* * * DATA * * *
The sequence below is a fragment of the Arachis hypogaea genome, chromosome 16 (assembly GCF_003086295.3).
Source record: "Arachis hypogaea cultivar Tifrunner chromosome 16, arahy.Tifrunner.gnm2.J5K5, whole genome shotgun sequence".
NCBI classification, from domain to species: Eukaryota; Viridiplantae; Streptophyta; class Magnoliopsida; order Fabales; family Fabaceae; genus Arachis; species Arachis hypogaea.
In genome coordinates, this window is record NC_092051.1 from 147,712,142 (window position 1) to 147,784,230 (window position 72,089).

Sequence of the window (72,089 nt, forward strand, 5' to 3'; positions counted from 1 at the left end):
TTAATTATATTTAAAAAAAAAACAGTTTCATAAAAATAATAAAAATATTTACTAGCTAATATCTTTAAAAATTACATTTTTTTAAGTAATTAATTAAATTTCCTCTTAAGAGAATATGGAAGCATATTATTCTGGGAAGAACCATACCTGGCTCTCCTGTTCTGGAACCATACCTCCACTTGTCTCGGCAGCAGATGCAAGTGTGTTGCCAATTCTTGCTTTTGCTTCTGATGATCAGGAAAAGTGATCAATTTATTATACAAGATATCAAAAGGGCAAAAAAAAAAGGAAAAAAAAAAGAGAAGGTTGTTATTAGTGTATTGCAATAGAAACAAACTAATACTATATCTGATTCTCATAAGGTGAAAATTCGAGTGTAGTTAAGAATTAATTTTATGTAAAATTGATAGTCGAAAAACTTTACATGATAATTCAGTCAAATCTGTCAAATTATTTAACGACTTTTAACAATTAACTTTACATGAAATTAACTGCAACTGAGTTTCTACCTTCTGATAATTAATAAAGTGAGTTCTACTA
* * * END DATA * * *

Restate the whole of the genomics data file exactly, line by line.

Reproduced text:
The sequence below is a fragment of the Arachis hypogaea genome, chromosome 16 (assembly GCF_003086295.3).
Source record: "Arachis hypogaea cultivar Tifrunner chromosome 16, arahy.Tifrunner.gnm2.J5K5, whole genome shotgun sequence".
NCBI classification, from domain to species: Eukaryota; Viridiplantae; Streptophyta; class Magnoliopsida; order Fabales; family Fabaceae; genus Arachis; species Arachis hypogaea.
In genome coordinates, this window is record NC_092051.1 from 147,712,142 (window position 1) to 147,784,230 (window position 72,089).

Sequence of the window (72,089 nt, forward strand, 5' to 3'; positions counted from 1 at the left end):
TTAATTATATTTAAAAAAAAAACAGTTTCATAAAAATAATAAAAATATTTACTAGCTAATATCTTTAAAAATTACATTTTTTTAAGTAATTAATTAAATTTCCTCTTAAGAGAATATGGAAGCATATTATTCTGGGAAGAACCATACCTGGCTCTCCTGTTCTGGAACCATACCTCCACTTGTCTCGGCAGCAGATGCAAGTGTGTTGCCAATTCTTGCTTTTGCTTCTGATGATCAGGAAAAGTGATCAATTTATTATACAAGATATCAAAAGGGCAAAAAAAAAAGGAAAAAAAAAAGAGAAGGTTGTTATTAGTGTATTGCAATAGAAACAAACTAATACTATATCTGATTCTCATAAGGTGAAAATTCGAGTGTAGTTAAGAATTAATTTTATGTAAAATTGATAGTCGAAAAACTTTACATGATAATTCAGTCAAATCTGTCAAATTATTTAACGACTTTTAACAATTAACTTTACATGAAATTAACTGCAACTGAGTTTCTACCTTCTGATAATTAATAAAGTGAGTTCTACTA